A friend of mine just told me that he cannot accept feedback, which is something that gets in the way when you’re trying to grow a company and build cool things.

I feel his pain because I’m terrible at accepting feedback, too. But I’m better at taking feedback when I use these tricks.

Don’t respond right away.

As long as you’re not being accused of something awful, you don’t need to respond to feedback right away — or maybe ever. Sometimes the best way to receive feedback is to ignore it.

Categorize the feedback as fair or unfair.

When you’ve cooled down, categorize the feedback as fair or unfair. Would a reasonable person with a decent education and more than two dollars in her checking account hold that opinion? Does the person love you? Or is this whole thing petty? Those are important questions to ask before you move to the next step.

Determine if the feedback is right or wrong.

Someone can give you objective feedback, but it can be wrong. For example, it’s fair for your mother to advise you against getting a nose ring. First of all, it’s not 1998, and she’s worried about your career opportunities. And she is right to worry because some stodgy employer might not hire you with a nose ring. But you might not be interested in working for an employer who gives a rip about body piercings, or better yet, those companies might surprise you. You are self-aware and know the difference between right and wrong. Ask yourself if the feedback resonates with you.

Is the feedback is actionable or a waste of time?

Some feedback, even when it’s right, isn’t actionable. Telling someone to lose weight to get a job isn’t wrong based on statistics, but it’s not very actionable. (And it’s also very unreasonable and rude.) While many employers make hiring decisions based on unconscious biases, many employers are big asshats. If people tell you to lose weight for a job, you can tell them to screw themselves. Just because something is true doesn’t mean you can or should act on it.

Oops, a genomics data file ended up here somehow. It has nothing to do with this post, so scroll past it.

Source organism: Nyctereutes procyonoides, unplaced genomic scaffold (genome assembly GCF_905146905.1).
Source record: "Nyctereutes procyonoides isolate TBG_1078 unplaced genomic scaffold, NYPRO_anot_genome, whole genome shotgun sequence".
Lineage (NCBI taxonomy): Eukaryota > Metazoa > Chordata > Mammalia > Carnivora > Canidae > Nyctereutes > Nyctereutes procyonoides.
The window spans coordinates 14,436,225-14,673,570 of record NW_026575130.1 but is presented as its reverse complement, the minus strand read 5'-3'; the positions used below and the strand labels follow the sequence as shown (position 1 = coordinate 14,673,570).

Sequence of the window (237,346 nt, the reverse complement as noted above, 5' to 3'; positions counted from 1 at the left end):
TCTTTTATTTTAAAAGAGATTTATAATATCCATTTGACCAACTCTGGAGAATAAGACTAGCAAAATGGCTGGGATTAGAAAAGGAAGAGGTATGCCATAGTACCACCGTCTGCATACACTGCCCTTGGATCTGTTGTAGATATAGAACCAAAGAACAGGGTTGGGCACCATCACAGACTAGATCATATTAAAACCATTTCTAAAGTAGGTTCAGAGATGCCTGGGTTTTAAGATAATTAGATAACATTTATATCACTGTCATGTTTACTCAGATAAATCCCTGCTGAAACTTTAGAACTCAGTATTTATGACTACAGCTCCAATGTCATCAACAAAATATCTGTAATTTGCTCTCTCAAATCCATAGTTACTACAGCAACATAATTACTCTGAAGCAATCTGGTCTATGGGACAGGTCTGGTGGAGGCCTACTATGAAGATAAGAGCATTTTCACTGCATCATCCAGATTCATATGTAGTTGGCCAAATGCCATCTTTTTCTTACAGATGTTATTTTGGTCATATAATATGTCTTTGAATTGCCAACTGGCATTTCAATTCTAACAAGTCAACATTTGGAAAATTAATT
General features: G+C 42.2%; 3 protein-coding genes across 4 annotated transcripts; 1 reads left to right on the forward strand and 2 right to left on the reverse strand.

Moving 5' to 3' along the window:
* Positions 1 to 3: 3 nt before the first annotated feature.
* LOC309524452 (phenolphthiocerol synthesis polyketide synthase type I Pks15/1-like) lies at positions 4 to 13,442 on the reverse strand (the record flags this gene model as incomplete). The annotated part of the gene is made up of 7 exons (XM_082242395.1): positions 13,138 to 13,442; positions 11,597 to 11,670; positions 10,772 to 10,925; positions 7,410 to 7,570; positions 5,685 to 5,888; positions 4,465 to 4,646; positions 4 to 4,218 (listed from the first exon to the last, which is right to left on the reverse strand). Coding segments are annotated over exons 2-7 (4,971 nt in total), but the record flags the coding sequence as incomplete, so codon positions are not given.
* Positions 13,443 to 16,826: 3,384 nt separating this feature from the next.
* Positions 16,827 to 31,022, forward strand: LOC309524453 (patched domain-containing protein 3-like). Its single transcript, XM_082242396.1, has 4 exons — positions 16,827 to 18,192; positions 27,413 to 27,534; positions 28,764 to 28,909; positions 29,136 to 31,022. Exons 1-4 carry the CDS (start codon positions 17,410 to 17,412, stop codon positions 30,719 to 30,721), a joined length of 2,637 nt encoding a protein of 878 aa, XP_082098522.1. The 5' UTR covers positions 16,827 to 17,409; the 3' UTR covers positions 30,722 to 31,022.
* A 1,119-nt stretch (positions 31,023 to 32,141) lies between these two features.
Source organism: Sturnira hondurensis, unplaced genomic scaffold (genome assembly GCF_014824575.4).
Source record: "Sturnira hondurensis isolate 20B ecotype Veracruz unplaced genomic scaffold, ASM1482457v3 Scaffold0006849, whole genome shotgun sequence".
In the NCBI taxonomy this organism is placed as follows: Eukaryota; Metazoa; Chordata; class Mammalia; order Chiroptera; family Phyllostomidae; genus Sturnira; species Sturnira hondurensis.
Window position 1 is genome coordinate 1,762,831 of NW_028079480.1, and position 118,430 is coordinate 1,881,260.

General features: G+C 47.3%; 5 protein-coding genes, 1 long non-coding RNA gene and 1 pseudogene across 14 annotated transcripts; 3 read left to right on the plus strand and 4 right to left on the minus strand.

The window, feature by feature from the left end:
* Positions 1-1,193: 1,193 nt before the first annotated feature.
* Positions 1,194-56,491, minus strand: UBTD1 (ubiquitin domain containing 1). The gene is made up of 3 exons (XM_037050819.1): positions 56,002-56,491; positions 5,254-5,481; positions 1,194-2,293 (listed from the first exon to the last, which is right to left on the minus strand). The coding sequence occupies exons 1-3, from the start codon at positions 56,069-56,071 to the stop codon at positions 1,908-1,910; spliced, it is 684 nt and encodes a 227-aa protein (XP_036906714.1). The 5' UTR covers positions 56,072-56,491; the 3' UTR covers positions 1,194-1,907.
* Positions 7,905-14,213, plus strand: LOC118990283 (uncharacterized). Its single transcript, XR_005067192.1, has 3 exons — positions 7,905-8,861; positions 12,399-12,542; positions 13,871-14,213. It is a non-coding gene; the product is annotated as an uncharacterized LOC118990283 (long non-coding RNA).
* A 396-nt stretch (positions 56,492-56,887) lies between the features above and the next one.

The only way to respond to inappropriate feedback is to demand that it stop.

You know it when you hear it. Your VP makes a comment about your performance at work based on simple assumptions garnered from limited interactions at the office. A colleague gives you feedback based on your perceived abilities or lack thereof. You have a right to be angry if you receive feedback that isn’t fair, isn’t actionable and is entirely wrong. Take a breath, don’t respond right away, but don’t let it fester.

Be patient with yourself.

Finally, feedback doesn’t have to kill you. In fact, it doesn’t have to be anything more dramatic than a “blip on the radar screen” transformed into a deleted email message in your trash folder.


  1. This is good. It’s been a tough year of “feedback” for me & for trying to remember to not take it all so seriously.

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